Marlins 5, Padres 4: Justin Ruggiano hit the game winner in the tenth of what could be Josh Johnson’s last start as a Marlin. If so, somewhat dubious — six walks — but he was effective enough to keep his team in the game.

Red Sox 3, Yankees 2: It’s  Pedro Ciriaco’s world. He’s just letting us live in it for a little while.

Rangers 2, White Sox 0: Eight shutout innings from Scott Feldman. Now four games against the Angels.

Watch: Mike Trout ties MLB record with his 25th home run

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It was only a matter of time before Mike Trout courted another all-time record, and on Saturday, he found himself in elite company with his 25th and 26th home runs of the season. He put the Angels on the board with a 429-foot blast in the first inning, depositing an 0-1 fastball from the Orioles’ Kevin Gausman into the left field bleachers:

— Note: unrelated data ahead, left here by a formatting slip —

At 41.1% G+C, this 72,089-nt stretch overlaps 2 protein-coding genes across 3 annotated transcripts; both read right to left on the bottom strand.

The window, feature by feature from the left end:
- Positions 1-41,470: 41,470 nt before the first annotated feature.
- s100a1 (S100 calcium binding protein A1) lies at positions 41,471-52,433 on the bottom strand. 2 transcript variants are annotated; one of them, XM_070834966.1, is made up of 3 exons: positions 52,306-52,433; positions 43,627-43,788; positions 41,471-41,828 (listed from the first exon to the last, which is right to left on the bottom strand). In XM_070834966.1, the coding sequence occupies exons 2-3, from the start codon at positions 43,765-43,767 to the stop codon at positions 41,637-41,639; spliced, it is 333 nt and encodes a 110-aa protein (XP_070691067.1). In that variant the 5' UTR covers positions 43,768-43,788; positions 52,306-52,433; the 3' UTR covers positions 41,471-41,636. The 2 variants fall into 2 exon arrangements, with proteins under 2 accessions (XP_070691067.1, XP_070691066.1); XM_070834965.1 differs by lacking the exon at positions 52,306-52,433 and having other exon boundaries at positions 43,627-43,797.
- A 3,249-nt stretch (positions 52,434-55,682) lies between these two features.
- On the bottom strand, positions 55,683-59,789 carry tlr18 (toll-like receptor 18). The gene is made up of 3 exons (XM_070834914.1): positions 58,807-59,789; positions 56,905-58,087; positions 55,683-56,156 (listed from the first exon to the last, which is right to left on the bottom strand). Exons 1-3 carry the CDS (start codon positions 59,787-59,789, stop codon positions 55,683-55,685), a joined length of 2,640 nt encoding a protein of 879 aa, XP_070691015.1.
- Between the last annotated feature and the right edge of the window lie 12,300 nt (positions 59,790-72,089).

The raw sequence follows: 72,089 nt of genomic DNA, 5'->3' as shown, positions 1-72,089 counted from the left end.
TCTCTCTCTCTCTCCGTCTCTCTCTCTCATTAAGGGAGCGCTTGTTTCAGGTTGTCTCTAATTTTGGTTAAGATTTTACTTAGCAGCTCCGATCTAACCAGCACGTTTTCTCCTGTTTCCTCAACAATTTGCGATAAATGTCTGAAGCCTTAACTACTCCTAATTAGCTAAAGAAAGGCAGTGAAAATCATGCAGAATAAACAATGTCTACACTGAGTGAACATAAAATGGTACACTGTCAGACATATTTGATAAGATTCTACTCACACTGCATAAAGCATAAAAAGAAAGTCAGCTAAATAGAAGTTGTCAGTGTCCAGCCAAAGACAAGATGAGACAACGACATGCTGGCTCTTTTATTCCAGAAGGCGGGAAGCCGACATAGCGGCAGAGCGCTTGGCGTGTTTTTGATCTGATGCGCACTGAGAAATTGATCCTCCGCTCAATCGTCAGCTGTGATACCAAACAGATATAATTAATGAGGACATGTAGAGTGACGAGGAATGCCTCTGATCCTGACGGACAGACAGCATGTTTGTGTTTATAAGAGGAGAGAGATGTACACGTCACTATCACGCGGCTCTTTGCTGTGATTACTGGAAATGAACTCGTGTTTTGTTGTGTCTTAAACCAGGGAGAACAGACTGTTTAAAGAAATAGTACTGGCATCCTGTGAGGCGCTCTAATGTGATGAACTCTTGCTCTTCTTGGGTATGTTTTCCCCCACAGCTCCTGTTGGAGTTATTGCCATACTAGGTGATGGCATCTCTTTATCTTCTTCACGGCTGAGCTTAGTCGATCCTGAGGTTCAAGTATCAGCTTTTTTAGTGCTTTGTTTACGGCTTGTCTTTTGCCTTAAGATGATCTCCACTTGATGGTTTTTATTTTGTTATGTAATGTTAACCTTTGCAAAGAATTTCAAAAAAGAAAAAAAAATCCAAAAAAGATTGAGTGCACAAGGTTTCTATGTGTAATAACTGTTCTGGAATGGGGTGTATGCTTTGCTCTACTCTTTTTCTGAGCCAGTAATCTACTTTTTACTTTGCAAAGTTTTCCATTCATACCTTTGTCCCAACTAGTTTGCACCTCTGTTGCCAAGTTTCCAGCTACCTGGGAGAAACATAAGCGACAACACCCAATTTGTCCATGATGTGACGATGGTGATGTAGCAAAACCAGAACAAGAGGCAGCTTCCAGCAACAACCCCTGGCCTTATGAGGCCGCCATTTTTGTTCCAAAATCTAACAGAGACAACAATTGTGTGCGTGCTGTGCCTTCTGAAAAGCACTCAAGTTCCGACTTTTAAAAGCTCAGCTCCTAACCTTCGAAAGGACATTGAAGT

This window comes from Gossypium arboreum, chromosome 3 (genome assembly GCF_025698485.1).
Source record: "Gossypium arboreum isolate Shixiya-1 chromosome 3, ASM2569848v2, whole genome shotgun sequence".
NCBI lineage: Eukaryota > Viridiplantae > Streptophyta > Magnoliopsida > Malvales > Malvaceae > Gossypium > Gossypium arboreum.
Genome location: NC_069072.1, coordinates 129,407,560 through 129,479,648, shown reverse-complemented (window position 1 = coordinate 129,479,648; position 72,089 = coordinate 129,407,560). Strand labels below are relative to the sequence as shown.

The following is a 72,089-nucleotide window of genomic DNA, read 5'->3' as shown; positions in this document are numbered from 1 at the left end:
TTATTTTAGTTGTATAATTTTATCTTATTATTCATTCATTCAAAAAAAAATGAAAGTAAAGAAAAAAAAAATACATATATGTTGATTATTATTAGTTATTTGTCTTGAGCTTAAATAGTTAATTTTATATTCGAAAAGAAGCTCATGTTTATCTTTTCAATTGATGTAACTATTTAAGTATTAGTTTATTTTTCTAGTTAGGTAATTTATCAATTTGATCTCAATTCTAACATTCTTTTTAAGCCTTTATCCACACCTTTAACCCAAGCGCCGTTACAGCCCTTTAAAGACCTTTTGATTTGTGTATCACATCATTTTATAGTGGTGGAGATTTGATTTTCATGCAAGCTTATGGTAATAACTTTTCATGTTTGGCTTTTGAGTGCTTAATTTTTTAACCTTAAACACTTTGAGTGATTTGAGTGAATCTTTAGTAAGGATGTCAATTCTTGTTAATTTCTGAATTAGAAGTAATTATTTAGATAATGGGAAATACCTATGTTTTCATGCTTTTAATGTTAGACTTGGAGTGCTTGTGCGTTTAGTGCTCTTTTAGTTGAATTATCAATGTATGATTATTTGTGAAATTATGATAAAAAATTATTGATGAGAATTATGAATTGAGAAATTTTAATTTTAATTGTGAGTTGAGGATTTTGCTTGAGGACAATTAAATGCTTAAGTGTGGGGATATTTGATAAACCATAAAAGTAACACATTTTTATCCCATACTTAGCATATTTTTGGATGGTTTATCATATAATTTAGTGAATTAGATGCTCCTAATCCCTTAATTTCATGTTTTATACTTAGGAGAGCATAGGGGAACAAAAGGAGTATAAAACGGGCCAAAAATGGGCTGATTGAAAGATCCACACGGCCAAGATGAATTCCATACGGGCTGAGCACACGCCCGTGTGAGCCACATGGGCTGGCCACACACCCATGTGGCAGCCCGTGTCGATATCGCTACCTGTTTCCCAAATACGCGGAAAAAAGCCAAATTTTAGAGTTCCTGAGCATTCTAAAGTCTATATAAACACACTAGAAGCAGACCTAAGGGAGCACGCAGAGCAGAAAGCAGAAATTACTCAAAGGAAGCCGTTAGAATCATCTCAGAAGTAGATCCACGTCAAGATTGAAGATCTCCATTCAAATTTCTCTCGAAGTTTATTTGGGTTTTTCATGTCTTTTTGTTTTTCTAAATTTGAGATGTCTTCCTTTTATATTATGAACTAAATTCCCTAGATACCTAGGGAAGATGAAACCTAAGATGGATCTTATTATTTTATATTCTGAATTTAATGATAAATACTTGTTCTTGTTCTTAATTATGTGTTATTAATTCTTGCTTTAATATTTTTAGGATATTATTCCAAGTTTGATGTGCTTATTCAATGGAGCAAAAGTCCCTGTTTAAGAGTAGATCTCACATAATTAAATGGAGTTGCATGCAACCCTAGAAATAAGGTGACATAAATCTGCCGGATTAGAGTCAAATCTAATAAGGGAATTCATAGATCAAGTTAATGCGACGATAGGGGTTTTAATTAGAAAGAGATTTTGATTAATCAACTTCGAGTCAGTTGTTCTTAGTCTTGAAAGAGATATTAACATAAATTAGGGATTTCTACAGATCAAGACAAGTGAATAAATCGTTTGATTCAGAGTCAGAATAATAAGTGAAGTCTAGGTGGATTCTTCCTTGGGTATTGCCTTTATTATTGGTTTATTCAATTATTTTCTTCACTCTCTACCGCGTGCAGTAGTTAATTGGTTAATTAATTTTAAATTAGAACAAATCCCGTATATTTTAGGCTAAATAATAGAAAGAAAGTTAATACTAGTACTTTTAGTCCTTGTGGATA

In the third inning, with the Angels up 2-1, Trout returned to tack on another insurance run. He targeted Gausman’s slider for his second solo shot of the evening and cleared the center field fence with a 418-footer to bring his total to 26 home runs on the year.

Trout has mashed at a staggering .339/.471/.596 clip since his return from the disabled list last month, and Saturday’s totals helped mark his sixth consecutive season with at least 25 home runs. That’s a record few have matched before their age-26 season; in fact, only Hall of Fame sluggers Eddie Mathews and Frank Robinson have ever pulled it off.